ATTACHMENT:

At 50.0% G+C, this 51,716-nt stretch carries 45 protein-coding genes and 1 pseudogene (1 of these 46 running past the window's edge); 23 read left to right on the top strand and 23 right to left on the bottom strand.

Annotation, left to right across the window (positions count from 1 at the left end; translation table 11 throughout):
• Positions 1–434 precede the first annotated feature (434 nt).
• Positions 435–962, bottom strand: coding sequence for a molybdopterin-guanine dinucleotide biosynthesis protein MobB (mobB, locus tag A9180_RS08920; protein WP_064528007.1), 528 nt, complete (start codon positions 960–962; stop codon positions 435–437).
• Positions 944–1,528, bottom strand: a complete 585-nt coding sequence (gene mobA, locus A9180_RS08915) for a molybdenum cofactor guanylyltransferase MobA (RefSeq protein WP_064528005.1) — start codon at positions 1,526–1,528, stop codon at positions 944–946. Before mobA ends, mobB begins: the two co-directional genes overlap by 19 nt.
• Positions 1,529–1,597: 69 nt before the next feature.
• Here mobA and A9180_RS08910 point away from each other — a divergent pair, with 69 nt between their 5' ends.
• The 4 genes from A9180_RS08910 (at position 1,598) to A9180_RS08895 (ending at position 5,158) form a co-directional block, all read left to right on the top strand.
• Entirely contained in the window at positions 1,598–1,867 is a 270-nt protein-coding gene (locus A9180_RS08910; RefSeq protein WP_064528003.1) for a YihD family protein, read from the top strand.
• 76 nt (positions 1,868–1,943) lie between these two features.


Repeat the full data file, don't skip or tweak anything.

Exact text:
At 50.0% G+C, this 51,716-nt stretch carries 45 protein-coding genes and 1 pseudogene (1 of these 46 running past the window's edge); 23 read left to right on the top strand and 23 right to left on the bottom strand.

Annotation, left to right across the window (positions count from 1 at the left end; translation table 11 throughout):
• Positions 1–434 precede the first annotated feature (434 nt).
• Positions 435–962, bottom strand: coding sequence for a molybdopterin-guanine dinucleotide biosynthesis protein MobB (mobB, locus tag A9180_RS08920; protein WP_064528007.1), 528 nt, complete (start codon positions 960–962; stop codon positions 435–437).
• Positions 944–1,528, bottom strand: a complete 585-nt coding sequence (gene mobA, locus A9180_RS08915) for a molybdenum cofactor guanylyltransferase MobA (RefSeq protein WP_064528005.1) — start codon at positions 1,526–1,528, stop codon at positions 944–946. Before mobA ends, mobB begins: the two co-directional genes overlap by 19 nt.
• Positions 1,529–1,597: 69 nt before the next feature.
• Here mobA and A9180_RS08910 point away from each other — a divergent pair, with 69 nt between their 5' ends.
• The 4 genes from A9180_RS08910 (at position 1,598) to A9180_RS08895 (ending at position 5,158) form a co-directional block, all read left to right on the top strand.
• Entirely contained in the window at positions 1,598–1,867 is a 270-nt protein-coding gene (locus A9180_RS08910; RefSeq protein WP_064528003.1) for a YihD family protein, read from the top strand.
• 76 nt (positions 1,868–1,943) lie between these two features.